5 Podcasts to follow for the 2021 Olympics

JannahBBy Jannah Bolds
EIC, The Bold Opinion

 

Despite the controversy in from of this year’s Olympic Games, here’s a short list of notable podcasts for deep convos, exclusive interviews, and unique perspectives leading up to the Tokyo 2021 Games.

  1. Olympic Channel Podcast
    The Olympic Channel Podcast is the official home of exclusive, insightful interviews from coaches, athletes, and participants across the Olympic arena. This production publishes weekly.

  2. Japan Sports Stories
    This podcast explores the untold stories of Japanese sports and the hype leading up to the 2021 Olympic Games. Each episode the podcast team will interview athletes, academics, and sports professionals and dive into Japanese professional sports. Publishing on a weekly basis, this production gives you a unique peek into foreign athletic identities.

  3. Around The Rings
    This Atlanta based podcast keeps listeners updated on the latest Olympic news from an intelligent sports business perspective. Around The Rings publishes on a weekly basis and is a pivotal listen for those interested in the business side of world class athleticism. 

  4. The Podium
    Produced by NBC, this Olympic podcast covers the 17 days of intense training and competition for the Summer Tokyo Games. The Podium takes a deep dive into the personal stories and events that define the special athletes and their efforts to make it to the podium.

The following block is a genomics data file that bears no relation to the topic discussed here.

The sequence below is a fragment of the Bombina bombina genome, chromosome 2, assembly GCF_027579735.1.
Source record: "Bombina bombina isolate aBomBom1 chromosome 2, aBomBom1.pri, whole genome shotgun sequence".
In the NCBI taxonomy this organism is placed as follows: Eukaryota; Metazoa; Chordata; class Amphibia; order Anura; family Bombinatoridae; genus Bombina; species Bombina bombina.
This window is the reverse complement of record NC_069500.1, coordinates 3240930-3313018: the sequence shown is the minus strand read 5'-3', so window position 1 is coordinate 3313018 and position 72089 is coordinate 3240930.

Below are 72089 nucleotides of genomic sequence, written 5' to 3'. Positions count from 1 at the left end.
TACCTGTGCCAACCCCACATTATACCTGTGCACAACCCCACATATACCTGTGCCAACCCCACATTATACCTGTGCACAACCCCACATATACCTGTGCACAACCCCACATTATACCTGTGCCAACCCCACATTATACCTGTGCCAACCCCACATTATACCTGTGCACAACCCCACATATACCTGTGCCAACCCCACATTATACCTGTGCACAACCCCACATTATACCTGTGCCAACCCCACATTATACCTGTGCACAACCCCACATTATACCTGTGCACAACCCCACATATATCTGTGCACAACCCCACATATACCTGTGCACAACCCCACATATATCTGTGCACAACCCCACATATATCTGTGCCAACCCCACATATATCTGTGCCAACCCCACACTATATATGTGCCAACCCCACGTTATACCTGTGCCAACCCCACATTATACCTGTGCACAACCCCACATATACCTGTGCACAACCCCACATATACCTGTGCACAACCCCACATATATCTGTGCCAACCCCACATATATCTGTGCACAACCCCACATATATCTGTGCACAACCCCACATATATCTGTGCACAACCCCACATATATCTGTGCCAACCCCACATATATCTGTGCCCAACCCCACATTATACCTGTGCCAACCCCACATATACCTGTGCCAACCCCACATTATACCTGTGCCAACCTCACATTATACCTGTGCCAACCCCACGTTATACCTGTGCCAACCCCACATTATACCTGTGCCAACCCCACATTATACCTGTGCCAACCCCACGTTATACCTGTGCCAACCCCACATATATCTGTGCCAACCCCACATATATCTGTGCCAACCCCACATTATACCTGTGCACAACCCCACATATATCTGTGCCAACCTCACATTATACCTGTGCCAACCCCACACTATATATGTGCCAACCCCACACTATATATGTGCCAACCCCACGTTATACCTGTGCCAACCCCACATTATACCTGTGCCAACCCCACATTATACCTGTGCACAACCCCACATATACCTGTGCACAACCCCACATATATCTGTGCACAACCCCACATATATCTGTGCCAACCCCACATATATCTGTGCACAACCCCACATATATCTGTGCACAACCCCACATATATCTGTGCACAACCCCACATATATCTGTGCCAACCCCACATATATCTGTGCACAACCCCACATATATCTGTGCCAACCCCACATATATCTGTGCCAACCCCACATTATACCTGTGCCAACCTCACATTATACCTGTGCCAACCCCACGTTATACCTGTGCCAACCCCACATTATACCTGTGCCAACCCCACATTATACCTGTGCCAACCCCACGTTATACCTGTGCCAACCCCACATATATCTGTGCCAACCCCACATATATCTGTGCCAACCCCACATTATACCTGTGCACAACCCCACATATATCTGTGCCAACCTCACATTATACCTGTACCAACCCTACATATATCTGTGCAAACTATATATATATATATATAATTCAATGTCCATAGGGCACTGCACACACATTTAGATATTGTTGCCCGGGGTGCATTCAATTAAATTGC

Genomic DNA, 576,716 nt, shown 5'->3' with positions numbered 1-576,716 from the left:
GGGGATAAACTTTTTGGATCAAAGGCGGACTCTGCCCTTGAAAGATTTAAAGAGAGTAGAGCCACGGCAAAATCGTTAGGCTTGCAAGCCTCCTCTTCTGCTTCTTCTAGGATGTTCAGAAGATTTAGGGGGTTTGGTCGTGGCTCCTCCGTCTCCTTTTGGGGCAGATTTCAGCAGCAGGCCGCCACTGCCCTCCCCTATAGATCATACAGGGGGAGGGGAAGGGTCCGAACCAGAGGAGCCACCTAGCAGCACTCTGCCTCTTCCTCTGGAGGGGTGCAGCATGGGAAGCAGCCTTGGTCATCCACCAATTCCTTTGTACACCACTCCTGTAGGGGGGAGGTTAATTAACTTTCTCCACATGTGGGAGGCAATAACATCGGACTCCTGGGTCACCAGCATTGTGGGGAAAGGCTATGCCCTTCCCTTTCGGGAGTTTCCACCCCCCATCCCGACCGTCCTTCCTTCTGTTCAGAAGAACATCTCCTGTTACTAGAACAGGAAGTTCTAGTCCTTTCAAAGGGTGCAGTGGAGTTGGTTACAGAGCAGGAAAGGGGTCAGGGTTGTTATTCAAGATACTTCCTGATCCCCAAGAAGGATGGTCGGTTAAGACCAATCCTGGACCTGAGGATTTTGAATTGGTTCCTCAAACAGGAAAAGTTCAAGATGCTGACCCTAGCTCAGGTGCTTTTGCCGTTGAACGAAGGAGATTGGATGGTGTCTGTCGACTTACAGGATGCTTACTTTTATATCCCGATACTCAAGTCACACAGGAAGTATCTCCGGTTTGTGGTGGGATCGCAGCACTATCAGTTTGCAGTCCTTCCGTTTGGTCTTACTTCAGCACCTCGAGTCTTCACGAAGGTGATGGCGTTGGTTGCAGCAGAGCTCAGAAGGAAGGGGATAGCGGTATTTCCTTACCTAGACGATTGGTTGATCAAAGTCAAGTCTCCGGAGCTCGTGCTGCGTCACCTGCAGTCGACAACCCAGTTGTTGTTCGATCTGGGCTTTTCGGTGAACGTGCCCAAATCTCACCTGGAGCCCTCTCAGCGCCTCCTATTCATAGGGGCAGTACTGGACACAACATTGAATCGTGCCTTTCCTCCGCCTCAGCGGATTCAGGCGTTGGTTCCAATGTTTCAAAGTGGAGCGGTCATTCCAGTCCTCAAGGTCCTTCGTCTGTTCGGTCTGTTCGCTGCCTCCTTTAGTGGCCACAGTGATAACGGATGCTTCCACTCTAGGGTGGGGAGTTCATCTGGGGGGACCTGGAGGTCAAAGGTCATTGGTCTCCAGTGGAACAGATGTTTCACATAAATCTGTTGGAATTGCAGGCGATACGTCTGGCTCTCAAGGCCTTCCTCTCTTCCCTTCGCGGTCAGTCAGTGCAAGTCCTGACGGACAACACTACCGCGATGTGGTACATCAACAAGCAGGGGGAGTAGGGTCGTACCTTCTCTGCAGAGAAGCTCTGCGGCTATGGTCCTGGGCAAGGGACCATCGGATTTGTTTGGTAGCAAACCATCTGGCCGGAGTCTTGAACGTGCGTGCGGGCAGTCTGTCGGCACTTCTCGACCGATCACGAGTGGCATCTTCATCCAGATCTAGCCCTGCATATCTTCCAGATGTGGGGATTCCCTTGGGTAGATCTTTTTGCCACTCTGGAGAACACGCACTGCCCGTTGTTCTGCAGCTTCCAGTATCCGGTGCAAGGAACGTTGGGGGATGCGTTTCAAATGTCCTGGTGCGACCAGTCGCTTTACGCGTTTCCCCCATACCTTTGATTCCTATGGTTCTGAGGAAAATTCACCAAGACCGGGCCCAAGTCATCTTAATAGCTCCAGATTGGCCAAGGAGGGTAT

5. Olympic Dreams
    This podcast is exclusive to the San Diego, California professional athlete circle, as it concentrates on athletes in their prime with sights set on representing Team USA in Tokyo. Releasing weekly, tune in to find out how these American athletes rise to the top of their respective sports. 

Podcasts mentioned in this post are not mentioned exclusively and authentically provide insights of professional athletes, their craft, and journey to gold medal status. 

Please visit the official Olympic Games website for official updates and news.

American Privilege; Marijuana Chokes Chances of Olympic Competitor Sha’Carri Richardson

JannahB

By Jannah Bolds
EIC, The Bold Opinion

THC is not classified as a performance enhancing substance. Why is she being punished? A portion of the nation in uproar.